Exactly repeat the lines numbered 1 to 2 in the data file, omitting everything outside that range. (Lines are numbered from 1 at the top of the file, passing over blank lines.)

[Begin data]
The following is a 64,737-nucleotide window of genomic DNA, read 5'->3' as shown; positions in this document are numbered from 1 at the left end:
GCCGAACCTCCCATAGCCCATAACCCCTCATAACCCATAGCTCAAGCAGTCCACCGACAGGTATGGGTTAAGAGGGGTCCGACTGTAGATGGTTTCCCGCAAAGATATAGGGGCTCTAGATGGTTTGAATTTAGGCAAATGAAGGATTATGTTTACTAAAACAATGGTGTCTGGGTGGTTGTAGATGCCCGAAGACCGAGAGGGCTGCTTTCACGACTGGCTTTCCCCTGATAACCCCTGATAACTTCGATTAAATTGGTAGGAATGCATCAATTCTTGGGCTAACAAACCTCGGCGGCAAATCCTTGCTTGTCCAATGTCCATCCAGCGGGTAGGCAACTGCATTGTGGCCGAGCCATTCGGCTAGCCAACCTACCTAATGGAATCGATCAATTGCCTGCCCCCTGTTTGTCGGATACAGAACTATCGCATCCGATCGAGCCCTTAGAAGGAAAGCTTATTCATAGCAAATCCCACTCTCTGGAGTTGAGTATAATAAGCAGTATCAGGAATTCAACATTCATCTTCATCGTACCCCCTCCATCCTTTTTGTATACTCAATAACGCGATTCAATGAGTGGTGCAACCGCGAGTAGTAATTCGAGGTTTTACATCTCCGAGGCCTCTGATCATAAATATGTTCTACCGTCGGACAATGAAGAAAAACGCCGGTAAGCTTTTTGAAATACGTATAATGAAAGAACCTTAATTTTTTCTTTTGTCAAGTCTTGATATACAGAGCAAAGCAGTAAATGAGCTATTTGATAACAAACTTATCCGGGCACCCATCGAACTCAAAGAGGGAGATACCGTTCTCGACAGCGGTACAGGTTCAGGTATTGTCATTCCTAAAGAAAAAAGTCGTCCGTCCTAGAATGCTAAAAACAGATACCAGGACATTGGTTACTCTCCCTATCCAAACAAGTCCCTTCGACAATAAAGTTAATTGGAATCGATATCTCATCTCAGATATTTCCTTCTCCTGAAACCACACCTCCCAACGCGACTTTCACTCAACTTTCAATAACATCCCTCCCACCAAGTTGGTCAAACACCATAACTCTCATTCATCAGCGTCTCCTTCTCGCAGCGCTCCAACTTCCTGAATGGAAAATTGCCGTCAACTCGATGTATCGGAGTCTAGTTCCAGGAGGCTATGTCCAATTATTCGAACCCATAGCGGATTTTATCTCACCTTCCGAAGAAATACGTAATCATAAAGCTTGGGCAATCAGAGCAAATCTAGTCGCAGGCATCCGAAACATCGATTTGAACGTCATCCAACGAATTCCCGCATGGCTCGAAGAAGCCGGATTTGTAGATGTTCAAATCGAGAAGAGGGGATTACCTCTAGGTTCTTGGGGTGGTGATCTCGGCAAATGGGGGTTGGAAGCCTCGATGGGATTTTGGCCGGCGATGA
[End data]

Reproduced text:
The following is a 64,737-nucleotide window of genomic DNA, read 5'->3' as shown; positions in this document are numbered from 1 at the left end:
GCCGAACCTCCCATAGCCCATAACCCCTCATAACCCATAGCTCAAGCAGTCCACCGACAGGTATGGGTTAAGAGGGGTCCGACTGTAGATGGTTTCCCGCAAAGATATAGGGGCTCTAGATGGTTTGAATTTAGGCAAATGAAGGATTATGTTTACTAAAACAATGGTGTCTGGGTGGTTGTAGATGCCCGAAGACCGAGAGGGCTGCTTTCACGACTGGCTTTCCCCTGATAACCCCTGATAACTTCGATTAAATTGGTAGGAATGCATCAATTCTTGGGCTAACAAACCTCGGCGGCAAATCCTTGCTTGTCCAATGTCCATCCAGCGGGTAGGCAACTGCATTGTGGCCGAGCCATTCGGCTAGCCAACCTACCTAATGGAATCGATCAATTGCCTGCCCCCTGTTTGTCGGATACAGAACTATCGCATCCGATCGAGCCCTTAGAAGGAAAGCTTATTCATAGCAAATCCCACTCTCTGGAGTTGAGTATAATAAGCAGTATCAGGAATTCAACATTCATCTTCATCGTACCCCCTCCATCCTTTTTGTATACTCAATAACGCGATTCAATGAGTGGTGCAACCGCGAGTAGTAATTCGAGGTTTTACATCTCCGAGGCCTCTGATCATAAATATGTTCTACCGTCGGACAATGAAGAAAAACGCCGGTAAGCTTTTTGAAATACGTATAATGAAAGAACCTTAATTTTTTCTTTTGTCAAGTCTTGATATACAGAGCAAAGCAGTAAATGAGCTATTTGATAACAAACTTATCCGGGCACCCATCGAACTCAAAGAGGGAGATACCGTTCTCGACAGCGGTACAGGTTCAGGTATTGTCATTCCTAAAGAAAAAAGTCGTCCGTCCTAGAATGCTAAAAACAGATACCAGGACATTGGTTACTCTCCCTATCCAAACAAGTCCCTTCGACAATAAAGTTAATTGGAATCGATATCTCATCTCAGATATTTCCTTCTCCTGAAACCACACCTCCCAACGCGACTTTCACTCAACTTTCAATAACATCCCTCCCACCAAGTTGGTCAAACACCATAACTCTCATTCATCAGCGTCTCCTTCTCGCAGCGCTCCAACTTCCTGAATGGAAAATTGCCGTCAACTCGATGTATCGGAGTCTAGTTCCAGGAGGCTATGTCCAATTATTCGAACCCATAGCGGATTTTATCTCACCTTCCGAAGAAATACGTAATCATAAAGCTTGGGCAATCAGAGCAAATCTAGTCGCAGGCATCCGAAACATCGATTTGAACGTCATCCAACGAATTCCCGCATGGCTCGAAGAAGCCGGATTTGTAGATGTTCAAATCGAGAAGAGGGGATTACCTCTAGGTTCTTGGGGTGGTGATCTCGGCAAATGGGGGTTGGAAGCCTCGATGGGATTTTGGCCGGCGATGA